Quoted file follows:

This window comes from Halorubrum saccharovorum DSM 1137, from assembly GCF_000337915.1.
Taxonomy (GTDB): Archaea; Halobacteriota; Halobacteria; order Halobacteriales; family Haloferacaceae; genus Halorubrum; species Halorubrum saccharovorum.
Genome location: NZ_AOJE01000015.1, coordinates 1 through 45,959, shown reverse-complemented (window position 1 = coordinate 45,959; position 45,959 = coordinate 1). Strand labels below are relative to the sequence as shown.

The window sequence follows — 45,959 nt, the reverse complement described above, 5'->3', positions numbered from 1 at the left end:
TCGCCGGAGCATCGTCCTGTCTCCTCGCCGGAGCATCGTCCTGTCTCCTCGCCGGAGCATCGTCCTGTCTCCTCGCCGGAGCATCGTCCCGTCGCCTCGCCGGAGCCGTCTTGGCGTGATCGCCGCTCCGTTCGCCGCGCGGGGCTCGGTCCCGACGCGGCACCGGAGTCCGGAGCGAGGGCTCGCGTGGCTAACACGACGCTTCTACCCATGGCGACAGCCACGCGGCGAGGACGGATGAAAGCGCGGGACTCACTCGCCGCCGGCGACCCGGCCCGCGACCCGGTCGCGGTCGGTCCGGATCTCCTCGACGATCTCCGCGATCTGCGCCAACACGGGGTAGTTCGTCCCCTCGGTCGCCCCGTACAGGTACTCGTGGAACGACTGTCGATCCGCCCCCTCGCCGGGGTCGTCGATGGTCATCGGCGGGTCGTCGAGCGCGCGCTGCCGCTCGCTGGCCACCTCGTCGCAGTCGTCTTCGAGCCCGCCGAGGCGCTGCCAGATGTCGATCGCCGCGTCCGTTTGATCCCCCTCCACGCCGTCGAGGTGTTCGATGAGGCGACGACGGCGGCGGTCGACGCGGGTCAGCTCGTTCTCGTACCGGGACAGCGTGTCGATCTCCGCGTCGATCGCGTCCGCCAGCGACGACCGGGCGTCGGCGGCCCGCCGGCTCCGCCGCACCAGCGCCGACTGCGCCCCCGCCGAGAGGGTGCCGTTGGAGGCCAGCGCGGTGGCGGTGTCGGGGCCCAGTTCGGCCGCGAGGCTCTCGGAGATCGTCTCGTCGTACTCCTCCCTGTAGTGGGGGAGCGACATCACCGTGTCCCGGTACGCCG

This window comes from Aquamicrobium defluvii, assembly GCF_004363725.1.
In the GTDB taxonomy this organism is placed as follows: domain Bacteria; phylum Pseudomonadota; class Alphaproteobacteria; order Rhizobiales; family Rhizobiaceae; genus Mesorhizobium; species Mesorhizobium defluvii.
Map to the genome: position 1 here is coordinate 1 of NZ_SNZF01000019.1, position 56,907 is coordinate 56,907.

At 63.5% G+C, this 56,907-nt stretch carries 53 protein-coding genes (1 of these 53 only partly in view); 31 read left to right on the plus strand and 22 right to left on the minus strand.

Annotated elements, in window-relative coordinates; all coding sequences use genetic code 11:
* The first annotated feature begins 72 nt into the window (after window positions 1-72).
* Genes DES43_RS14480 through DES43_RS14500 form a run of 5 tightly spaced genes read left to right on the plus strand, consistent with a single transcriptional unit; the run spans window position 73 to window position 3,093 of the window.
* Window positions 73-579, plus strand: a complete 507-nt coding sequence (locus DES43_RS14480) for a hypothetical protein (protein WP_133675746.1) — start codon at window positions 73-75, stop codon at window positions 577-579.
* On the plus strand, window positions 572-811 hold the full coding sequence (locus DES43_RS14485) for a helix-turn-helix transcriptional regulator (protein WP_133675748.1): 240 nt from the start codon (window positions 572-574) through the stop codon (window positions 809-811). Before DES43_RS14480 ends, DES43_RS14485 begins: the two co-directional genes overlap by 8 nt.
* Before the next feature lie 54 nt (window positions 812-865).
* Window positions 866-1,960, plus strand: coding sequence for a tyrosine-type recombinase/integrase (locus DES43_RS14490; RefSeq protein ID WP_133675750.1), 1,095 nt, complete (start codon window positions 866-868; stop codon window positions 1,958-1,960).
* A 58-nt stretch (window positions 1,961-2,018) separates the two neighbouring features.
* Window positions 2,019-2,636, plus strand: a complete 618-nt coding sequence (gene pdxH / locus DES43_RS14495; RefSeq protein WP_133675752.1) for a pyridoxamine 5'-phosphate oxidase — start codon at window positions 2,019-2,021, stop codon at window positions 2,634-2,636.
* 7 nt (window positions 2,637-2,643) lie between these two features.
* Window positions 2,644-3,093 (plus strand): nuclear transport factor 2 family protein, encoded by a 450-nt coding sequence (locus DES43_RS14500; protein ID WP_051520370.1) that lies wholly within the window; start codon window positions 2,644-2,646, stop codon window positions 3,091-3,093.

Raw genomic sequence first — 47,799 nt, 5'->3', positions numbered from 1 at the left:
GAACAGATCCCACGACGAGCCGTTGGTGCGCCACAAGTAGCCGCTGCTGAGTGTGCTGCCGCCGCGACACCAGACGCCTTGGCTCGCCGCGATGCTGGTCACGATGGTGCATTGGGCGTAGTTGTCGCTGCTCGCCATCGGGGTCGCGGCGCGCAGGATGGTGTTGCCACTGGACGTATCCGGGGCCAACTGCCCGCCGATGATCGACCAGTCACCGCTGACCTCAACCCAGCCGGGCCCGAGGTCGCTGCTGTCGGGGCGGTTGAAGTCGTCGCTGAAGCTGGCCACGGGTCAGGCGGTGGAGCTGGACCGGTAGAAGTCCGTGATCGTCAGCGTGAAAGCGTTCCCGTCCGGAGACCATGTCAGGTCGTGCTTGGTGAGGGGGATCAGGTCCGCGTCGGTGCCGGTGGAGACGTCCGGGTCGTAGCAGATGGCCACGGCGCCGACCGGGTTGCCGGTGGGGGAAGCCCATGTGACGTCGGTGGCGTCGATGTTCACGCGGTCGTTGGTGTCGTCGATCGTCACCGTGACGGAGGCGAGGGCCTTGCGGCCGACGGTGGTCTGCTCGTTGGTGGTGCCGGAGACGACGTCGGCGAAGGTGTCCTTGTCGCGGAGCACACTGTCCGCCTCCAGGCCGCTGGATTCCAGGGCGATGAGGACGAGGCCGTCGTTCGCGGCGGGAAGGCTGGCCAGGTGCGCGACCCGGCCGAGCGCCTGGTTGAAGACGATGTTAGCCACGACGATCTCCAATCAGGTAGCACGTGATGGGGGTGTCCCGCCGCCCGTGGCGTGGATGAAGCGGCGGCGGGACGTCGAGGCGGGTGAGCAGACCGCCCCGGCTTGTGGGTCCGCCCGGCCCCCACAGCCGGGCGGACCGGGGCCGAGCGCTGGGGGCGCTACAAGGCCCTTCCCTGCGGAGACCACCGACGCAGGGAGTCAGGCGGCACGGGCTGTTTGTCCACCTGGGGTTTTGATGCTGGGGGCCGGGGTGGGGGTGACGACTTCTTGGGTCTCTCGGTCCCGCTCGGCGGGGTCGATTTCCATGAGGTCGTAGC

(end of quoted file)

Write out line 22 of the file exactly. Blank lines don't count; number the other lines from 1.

GAACAGATCCCACGACGAGCCGTTGGTGCGCCACAAGTAGCCGCTGCTGAGTGTGCTGCCGCCGCGACACCAGACGCCTTGGCTCGCCGCGATGCTGGTCACGATGGTGCATTGGGCGTAGTTGTCGCTGCTCGCCATCGGGGTCGCGGCGCGCAGGATGGTGTTGCCACTGGACGTATCCGGGGCCAACTGCCCGCCGATGATCGACCAGTCACCGCTGACCTCAACCCAGCCGGGCCCGAGGTCGCTGCTGTCGGGGCGGTTGAAGTCGTCGCTGAAGCTGGCCACGGGTCAGGCGGTGGAGCTGGACCGGTAGAAGTCCGTGATCGTCAGCGTGAAAGCGTTCCCGTCCGGAGACCATGTCAGGTCGTGCTTGGTGAGGGGGATCAGGTCCGCGTCGGTGCCGGTGGAGACGTCCGGGTCGTAGCAGATGGCCACGGCGCCGACCGGGTTGCCGGTGGGGGAAGCCCATGTGACGTCGGTGGCGTCGATGTTCACGCGGTCGTTGGTGTCGTCGATCGTCACCGTGACGGAGGCGAGGGCCTTGCGGCCGACGGTGGTCTGCTCGTTGGTGGTGCCGGAGACGACGTCGGCGAAGGTGTCCTTGTCGCGGAGCACACTGTCCGCCTCCAGGCCGCTGGATTCCAGGGCGATGAGGACGAGGCCGTCGTTCGCGGCGGGAAGGCTGGCCAGGTGCGCGACCCGGCCGAGCGCCTGGTTGAAGACGATGTTAGCCACGACGATCTCCAATCAGGTAGCACGTGATGGGGGTGTCCCGCCGCCCGTGGCGTGGATGAAGCGGCGGCGGGACGTCGAGGCGGGTGAGCAGACCGCCCCGGCTTGTGGGTCCGCCCGGCCCCCACAGCCGGGCGGACCGGGGCCGAGCGCTGGGGGCGCTACAAGGCCCTTCCCTGCGGAGACCACCGACGCAGGGAGTCAGGCGGCACGGGCTGTTTGTCCACCTGGGGTTTTGATGCTGGGGGCCGGGGTGGGGGTGACGACTTCTTGGGTCTCTCGGTCCCGCTCGGCGGGGTCGATTTCCATGAGGTCGTAGC